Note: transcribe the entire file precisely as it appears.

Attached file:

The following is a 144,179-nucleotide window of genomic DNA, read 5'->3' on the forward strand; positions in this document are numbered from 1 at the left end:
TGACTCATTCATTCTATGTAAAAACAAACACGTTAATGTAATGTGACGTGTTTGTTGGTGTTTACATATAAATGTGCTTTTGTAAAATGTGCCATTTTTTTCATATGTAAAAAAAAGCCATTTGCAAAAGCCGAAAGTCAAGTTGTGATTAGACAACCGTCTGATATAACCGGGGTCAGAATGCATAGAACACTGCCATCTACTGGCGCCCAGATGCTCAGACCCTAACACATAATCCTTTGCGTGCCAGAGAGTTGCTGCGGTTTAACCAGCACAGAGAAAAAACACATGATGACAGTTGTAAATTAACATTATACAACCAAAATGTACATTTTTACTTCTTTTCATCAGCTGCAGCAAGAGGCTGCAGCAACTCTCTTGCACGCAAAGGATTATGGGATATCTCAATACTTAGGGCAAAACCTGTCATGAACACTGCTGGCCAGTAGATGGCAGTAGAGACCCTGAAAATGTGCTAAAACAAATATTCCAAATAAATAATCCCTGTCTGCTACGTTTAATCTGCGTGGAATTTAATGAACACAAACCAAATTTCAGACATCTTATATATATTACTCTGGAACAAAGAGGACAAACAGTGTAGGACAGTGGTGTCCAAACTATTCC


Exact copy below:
The following is a 144,179-nucleotide window of genomic DNA, read 5'->3' on the forward strand; positions in this document are numbered from 1 at the left end:
TGACTCATTCATTCTATGTAAAAACAAACACGTTAATGTAATGTGACGTGTTTGTTGGTGTTTACATATAAATGTGCTTTTGTAAAATGTGCCATTTTTTTCATATGTAAAAAAAAGCCATTTGCAAAAGCCGAAAGTCAAGTTGTGATTAGACAACCGTCTGATATAACCGGGGTCAGAATGCATAGAACACTGCCATCTACTGGCGCCCAGATGCTCAGACCCTAACACATAATCCTTTGCGTGCCAGAGAGTTGCTGCGGTTTAACCAGCACAGAGAAAAAACACATGATGACAGTTGTAAATTAACATTATACAACCAAAATGTACATTTTTACTTCTTTTCATCAGCTGCAGCAAGAGGCTGCAGCAACTCTCTTGCACGCAAAGGATTATGGGATATCTCAATACTTAGGGCAAAACCTGTCATGAACACTGCTGGCCAGTAGATGGCAGTAGAGACCCTGAAAATGTGCTAAAACAAATATTCCAAATAAATAATCCCTGTCTGCTACGTTTAATCTGCGTGGAATTTAATGAACACAAACCAAATTTCAGACATCTTATATATATTACTCTGGAACAAAGAGGACAAACAGTGTAGGACAGTGGTGTCCAAACTATTCC